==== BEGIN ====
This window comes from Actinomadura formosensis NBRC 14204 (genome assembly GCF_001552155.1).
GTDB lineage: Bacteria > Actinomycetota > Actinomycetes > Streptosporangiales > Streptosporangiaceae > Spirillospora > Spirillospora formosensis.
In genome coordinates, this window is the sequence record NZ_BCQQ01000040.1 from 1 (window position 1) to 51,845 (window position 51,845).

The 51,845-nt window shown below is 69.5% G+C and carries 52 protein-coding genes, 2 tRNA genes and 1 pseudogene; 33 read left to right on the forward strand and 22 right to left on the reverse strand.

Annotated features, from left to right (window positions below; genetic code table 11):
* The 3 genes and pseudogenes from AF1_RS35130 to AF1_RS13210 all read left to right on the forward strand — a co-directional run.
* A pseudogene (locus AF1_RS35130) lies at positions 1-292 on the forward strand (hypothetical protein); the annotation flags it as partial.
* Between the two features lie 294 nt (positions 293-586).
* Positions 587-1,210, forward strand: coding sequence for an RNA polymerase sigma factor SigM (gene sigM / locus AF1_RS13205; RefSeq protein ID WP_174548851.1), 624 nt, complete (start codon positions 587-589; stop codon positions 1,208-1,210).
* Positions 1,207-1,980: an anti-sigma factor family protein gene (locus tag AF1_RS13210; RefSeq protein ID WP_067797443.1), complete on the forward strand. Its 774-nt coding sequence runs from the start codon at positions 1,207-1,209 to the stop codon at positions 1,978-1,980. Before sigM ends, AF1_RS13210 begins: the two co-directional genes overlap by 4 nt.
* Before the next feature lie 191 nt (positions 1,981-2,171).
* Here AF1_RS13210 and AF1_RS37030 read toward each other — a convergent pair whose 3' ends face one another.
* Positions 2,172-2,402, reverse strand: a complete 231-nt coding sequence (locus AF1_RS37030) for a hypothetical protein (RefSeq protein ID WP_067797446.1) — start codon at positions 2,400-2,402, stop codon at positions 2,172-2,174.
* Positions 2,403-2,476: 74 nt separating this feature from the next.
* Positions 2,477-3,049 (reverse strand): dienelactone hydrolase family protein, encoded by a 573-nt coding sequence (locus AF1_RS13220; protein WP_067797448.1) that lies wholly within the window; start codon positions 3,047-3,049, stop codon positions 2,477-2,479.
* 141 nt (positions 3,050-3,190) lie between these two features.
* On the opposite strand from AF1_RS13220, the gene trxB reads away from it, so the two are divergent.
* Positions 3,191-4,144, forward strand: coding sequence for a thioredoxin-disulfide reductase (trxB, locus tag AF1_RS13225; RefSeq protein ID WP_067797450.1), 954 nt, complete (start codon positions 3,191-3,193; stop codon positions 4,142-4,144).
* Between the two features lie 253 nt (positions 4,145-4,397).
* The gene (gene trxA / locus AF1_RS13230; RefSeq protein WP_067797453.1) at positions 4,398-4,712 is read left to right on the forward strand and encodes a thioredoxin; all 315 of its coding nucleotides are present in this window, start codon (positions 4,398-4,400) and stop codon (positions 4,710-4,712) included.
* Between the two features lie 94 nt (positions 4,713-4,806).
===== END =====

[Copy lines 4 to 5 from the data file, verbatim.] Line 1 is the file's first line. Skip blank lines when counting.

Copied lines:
The 51,845-nt window shown below is 69.5% G+C and carries 52 protein-coding genes, 2 tRNA genes and 1 pseudogene; 33 read left to right on the forward strand and 22 right to left on the reverse strand.

Annotated features, from left to right (window positions below; genetic code table 11):